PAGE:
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What would be the most cost-effective way to build this detail?

user-2310254 | Posted in Green Building Techniques on

After getting some helpful input from the GBA community, we have restarted the design process on our next house. We are going with a much narrower footprint that works better on our sloping lot and a mostly open main-floor plan. Now, we are thinking through some of the details and trying to determine if they are affordable or not.

For example, we would like to have a ceiling/roof detail with exposed dimensional lumber rafters and collar ties (image attached) in the cathedral ceiling. My non-expert opinion is that this look would be easier to accomplish by putting all the roof insulation on the exterior. But I imagine that installing 6-8 inches of reclaimed polyiso on a long hip roof is going to be expensive (essentially ZIP, rigid foam, ZIP, shingles).

Is there a more cost-effective approach to get high design without super-high cost? Should I just move on to Plan B (trusses, drywall, and exposed collar ties every 4 feet or so)?

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  1. Expert Member
    PETER G ENGLE PE | | #1

    You could make the upper layer of sheathing out of something cheaper than ZIP, like standard OSB and roofing felt. The lower layer of ZIP is your air/vapor/moisture barrier. We did this stackup years ago (Pre-ZIP) using plywood and self-adhered membrane for the lower layer, then foam, then OSB and felt on top. We lost some of the roof flashing in a hurricane and didn't know it for about a week, as the lower layer of waterproofing stayed intact and we were pretty busy with other post-storm "issues" to get up and have a look at our own roof. Very resilient roof.

  2. Expert Member
    Akos | | #2

    The cheap and energy efficient way to make it is to fake the detail. I know this feels wrong but much less headache/cost than any other option.

    Build a standard vented cathedral roof with I-joists/trusses with structural ridge. You can drop the ridge bellow the joists as part of your timbering.

    Once that is built, insulated, air sealed (make sure to plan on air barrier continuity across the ridge beam), install the interior finish followed by the rafters and collar ties.

    Since they are not structural, you can make the rafters and ties whatever size/spacing that works visually the best in your space.

    Top of exposed collar ties are a great place for indirect up lighting, good to design these in if possible.

    I also have some low voltage tracks between the collar tie pairs to hold small MR11 spots for accent lighting.

  3. bigred | | #3

    Matt Risinger (builder in Austin, TX) is building his own home and has a highly air and water tight roof that uses multiple levels of Zip and foam followed by a ventilated standing seam roof. He has several videos on his Youtube channel on the construction techniques he used on his roof. He also build the house where the walls and roof are fully air and water sealed and used studs on the roof to form the roof overhang. I think we has using some very long screws tying the top sheathing to the bottom sheathing. I'm sure it wasn't cheap, but very highly efficient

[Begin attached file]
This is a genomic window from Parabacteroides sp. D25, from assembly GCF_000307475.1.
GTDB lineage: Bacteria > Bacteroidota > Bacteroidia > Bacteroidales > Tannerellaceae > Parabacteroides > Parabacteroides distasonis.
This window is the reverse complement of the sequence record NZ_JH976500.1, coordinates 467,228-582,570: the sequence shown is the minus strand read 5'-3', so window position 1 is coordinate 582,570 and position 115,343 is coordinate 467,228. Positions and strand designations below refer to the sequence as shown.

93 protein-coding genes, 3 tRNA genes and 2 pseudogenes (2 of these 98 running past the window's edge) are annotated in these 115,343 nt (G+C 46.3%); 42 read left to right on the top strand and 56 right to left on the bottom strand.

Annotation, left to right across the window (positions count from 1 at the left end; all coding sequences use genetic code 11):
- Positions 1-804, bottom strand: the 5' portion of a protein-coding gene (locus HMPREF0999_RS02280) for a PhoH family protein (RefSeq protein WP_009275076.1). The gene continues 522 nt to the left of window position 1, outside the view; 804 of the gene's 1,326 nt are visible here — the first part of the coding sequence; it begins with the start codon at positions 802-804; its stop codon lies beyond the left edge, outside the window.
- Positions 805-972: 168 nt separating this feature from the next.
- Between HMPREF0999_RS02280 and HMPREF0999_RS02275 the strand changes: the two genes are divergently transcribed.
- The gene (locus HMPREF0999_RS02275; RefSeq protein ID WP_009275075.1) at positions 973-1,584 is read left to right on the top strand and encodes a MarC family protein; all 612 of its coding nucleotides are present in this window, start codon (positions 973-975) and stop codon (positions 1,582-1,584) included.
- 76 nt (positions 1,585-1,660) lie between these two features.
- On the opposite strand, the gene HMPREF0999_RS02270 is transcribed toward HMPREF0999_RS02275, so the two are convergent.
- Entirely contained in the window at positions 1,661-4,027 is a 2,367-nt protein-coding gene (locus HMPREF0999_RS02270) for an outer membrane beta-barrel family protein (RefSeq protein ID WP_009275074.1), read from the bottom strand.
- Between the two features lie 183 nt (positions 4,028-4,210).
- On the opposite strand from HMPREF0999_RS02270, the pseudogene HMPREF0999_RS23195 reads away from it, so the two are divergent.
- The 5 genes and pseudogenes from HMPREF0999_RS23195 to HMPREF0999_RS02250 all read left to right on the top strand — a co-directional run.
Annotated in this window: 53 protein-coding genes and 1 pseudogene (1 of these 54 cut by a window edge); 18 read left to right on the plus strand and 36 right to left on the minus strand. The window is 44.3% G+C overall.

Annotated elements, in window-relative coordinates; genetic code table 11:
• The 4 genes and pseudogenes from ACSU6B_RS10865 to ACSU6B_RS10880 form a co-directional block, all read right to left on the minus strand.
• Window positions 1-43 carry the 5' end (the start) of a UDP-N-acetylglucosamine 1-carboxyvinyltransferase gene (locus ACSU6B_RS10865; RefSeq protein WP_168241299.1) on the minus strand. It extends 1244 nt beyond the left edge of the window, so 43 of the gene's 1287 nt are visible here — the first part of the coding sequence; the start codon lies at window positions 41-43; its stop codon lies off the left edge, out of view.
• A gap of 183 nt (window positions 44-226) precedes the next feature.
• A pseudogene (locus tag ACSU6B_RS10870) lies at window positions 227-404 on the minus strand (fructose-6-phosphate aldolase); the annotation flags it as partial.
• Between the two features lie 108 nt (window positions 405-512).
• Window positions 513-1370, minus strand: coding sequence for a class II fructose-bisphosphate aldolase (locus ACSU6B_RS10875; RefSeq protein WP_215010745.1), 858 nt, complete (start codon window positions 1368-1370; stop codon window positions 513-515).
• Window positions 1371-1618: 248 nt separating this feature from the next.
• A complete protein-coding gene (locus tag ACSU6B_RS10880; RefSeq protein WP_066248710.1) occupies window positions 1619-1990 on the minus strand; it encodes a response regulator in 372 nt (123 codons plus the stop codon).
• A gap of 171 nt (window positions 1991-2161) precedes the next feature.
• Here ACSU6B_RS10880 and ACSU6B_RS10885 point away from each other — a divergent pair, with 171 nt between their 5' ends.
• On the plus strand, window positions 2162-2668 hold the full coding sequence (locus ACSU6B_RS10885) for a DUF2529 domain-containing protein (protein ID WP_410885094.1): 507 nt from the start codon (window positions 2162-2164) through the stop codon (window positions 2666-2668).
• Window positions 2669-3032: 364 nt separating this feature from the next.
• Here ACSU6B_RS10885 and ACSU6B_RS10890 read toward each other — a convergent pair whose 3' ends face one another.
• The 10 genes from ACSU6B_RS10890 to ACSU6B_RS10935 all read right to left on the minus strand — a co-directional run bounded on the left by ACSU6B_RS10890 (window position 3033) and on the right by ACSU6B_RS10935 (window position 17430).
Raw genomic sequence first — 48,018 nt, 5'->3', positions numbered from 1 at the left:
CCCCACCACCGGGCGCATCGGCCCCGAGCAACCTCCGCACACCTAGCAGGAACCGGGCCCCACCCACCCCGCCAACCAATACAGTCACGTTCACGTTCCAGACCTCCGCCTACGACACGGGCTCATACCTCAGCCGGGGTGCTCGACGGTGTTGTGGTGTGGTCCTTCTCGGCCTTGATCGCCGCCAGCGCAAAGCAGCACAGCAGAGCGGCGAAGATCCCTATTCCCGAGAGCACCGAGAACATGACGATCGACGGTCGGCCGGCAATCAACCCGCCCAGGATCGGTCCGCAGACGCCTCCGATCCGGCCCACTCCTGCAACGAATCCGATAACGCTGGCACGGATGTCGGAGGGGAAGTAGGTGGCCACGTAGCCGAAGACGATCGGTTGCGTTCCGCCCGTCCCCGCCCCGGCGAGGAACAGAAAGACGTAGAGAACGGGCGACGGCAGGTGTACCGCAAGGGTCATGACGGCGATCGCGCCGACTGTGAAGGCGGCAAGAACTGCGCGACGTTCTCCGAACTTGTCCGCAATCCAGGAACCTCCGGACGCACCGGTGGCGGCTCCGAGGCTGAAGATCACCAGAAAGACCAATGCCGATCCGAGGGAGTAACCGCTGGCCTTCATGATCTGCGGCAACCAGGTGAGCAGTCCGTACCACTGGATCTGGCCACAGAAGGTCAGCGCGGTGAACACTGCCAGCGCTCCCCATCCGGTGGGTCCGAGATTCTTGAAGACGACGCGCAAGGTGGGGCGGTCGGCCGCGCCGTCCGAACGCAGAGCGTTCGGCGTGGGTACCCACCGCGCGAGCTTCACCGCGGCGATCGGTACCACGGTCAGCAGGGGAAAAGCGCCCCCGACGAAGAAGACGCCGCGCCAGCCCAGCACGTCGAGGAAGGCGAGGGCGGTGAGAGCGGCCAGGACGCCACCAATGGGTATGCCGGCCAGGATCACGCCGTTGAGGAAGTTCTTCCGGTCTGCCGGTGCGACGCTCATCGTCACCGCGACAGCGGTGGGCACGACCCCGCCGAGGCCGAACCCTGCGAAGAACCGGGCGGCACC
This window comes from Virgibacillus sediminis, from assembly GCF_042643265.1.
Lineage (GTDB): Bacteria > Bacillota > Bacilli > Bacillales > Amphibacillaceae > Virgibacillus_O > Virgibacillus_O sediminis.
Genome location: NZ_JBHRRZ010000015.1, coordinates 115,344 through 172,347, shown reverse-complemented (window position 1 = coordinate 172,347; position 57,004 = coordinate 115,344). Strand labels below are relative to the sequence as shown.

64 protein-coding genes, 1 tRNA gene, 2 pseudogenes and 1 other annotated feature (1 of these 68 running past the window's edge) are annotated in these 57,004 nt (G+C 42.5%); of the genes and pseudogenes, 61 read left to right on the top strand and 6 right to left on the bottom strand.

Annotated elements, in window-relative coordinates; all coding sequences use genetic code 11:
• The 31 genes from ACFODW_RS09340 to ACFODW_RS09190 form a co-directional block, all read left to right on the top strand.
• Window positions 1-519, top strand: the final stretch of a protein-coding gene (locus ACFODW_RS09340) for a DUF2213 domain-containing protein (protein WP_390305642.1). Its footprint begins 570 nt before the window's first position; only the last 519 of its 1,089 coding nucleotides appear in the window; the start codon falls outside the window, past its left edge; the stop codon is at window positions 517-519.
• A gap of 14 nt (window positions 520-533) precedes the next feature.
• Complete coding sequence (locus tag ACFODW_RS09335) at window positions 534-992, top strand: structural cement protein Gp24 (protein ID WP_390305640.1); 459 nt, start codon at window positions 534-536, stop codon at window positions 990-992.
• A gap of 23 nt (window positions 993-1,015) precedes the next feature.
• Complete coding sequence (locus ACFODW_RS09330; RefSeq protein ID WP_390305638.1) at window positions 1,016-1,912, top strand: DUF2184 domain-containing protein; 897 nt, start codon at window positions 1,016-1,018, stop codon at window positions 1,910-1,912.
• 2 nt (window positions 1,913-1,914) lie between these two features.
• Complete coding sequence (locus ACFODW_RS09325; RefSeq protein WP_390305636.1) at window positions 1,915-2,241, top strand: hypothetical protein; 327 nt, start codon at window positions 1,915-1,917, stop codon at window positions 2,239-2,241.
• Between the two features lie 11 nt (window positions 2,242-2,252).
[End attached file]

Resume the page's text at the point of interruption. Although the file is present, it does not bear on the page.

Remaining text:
4. Expert Member


    I've done a few roofs with exposed rafters. It's much easier here in the PNW where the mild climate means much thinner foam. The typical detail is rafters at 4 ft oc, covered by 2"x6" t&g, poly, foam and sheathing.

    This summer I'm tearing the roof off an older house built that way to repair the extensive carpenter ant damage. I have real mixed feelings about continuous foam in ro0fs.

    I agree with Akos. Putting the honesty of what you see in the structure ahead of it's performance is probably not the way to go. Your plan B sounds like a good compromise between efficiency and aesthetics.

  5. Expert Member
    BILL WICHERS | | #5

    One more vote for a "fake" detail here, unless maybe you are going to be doing a major reroofing project anyway. If this is a relatively small area of roof it might make sense to go all-exterior insulation regardless, but I'm guessing it's a pretty large area...

    BTW, what is that "ceiling" material between the rafters? It looks almost like the underside of a thatched roof, but it seems too flat to actually be that. Is it something interesting, or just a trick of the photography?


  6. user-2310254 | | #6

    Thanks everyone for the input on this detail and confirming that the faux approach is more practical. This feedback will be helpful when I'm talking to the construction team about how to proceed.

    For visual interest, we'd like to keep the hip roof, but I think that style will be hard to vent. So I'm leaning toward a flash and batt approach.

    To Bill's question, this house is in Indonesia. The material we are seeing on the ceiling is likely some type of grasscloth. The house is beautiful but probably has zero insulation. Most of the window opening only have screens and no glass. Oh, the tropics.

    If you'd like to see more pictures, there is a profile on ArchDaily at Lots of inspiring ideas with this one.

  7. Expert Member
    Michael Maines | | #7

    Steve, I'm late to the party but agree that building a separate, insulated roof above the decorative framing is probably the most practical solution. The other approach is SIPs, nailbase or multi-layer sheets of foam or rigid wood fiber over the sheathing. With thick layers like those, it's hard to hit the framing every time so not ideal over exposed framing.

  8. user-2310254 | | #8

    Hi Mike,

    Thanks for noodling this over. My preference is a vented cathedral assembly with air permeable insulation. So going faux for the decorative parts makes a lot of sense. It also will be easier to create an air barrier and mitigate risk.

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